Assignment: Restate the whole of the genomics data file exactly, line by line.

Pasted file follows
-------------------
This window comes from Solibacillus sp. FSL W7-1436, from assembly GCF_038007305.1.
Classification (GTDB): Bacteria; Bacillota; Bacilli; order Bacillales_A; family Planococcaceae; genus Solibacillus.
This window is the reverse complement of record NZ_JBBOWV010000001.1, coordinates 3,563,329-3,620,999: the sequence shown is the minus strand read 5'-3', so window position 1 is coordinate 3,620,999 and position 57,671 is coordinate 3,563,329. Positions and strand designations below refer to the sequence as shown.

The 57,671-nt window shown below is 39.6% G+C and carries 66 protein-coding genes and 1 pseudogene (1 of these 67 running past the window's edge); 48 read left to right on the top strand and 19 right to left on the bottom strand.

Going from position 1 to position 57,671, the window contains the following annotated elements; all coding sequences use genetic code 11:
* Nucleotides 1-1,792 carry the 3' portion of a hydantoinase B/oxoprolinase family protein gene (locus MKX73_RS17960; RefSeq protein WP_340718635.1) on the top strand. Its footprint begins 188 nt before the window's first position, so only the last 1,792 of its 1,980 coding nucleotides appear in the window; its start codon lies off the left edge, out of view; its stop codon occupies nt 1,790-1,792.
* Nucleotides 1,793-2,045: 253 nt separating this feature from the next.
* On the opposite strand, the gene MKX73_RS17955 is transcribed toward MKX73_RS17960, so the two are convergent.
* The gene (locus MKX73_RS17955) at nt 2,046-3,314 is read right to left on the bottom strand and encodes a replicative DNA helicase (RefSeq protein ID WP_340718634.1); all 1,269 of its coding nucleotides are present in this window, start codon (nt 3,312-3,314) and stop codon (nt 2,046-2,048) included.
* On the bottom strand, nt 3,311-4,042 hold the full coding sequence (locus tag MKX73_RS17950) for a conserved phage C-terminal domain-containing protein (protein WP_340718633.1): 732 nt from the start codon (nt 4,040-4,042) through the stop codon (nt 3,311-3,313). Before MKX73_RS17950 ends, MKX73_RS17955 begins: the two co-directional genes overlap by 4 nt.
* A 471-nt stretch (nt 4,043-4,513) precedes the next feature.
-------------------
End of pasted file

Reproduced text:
This window comes from Solibacillus sp. FSL W7-1436, from assembly GCF_038007305.1.
Classification (GTDB): Bacteria; Bacillota; Bacilli; order Bacillales_A; family Planococcaceae; genus Solibacillus.
This window is the reverse complement of record NZ_JBBOWV010000001.1, coordinates 3,563,329-3,620,999: the sequence shown is the minus strand read 5'-3', so window position 1 is coordinate 3,620,999 and position 57,671 is coordinate 3,563,329. Positions and strand designations below refer to the sequence as shown.

The 57,671-nt window shown below is 39.6% G+C and carries 66 protein-coding genes and 1 pseudogene (1 of these 67 running past the window's edge); 48 read left to right on the top strand and 19 right to left on the bottom strand.

Going from position 1 to position 57,671, the window contains the following annotated elements; all coding sequences use genetic code 11:
* Nucleotides 1-1,792 carry the 3' portion of a hydantoinase B/oxoprolinase family protein gene (locus MKX73_RS17960; RefSeq protein WP_340718635.1) on the top strand. Its footprint begins 188 nt before the window's first position, so only the last 1,792 of its 1,980 coding nucleotides appear in the window; its start codon lies off the left edge, out of view; its stop codon occupies nt 1,790-1,792.
* Nucleotides 1,793-2,045: 253 nt separating this feature from the next.
* On the opposite strand, the gene MKX73_RS17955 is transcribed toward MKX73_RS17960, so the two are convergent.
* The gene (locus MKX73_RS17955) at nt 2,046-3,314 is read right to left on the bottom strand and encodes a replicative DNA helicase (RefSeq protein ID WP_340718634.1); all 1,269 of its coding nucleotides are present in this window, start codon (nt 3,312-3,314) and stop codon (nt 2,046-2,048) included.
* On the bottom strand, nt 3,311-4,042 hold the full coding sequence (locus tag MKX73_RS17950) for a conserved phage C-terminal domain-containing protein (protein WP_340718633.1): 732 nt from the start codon (nt 4,040-4,042) through the stop codon (nt 3,311-3,313). Before MKX73_RS17950 ends, MKX73_RS17955 begins: the two co-directional genes overlap by 4 nt.
* A 471-nt stretch (nt 4,043-4,513) precedes the next feature.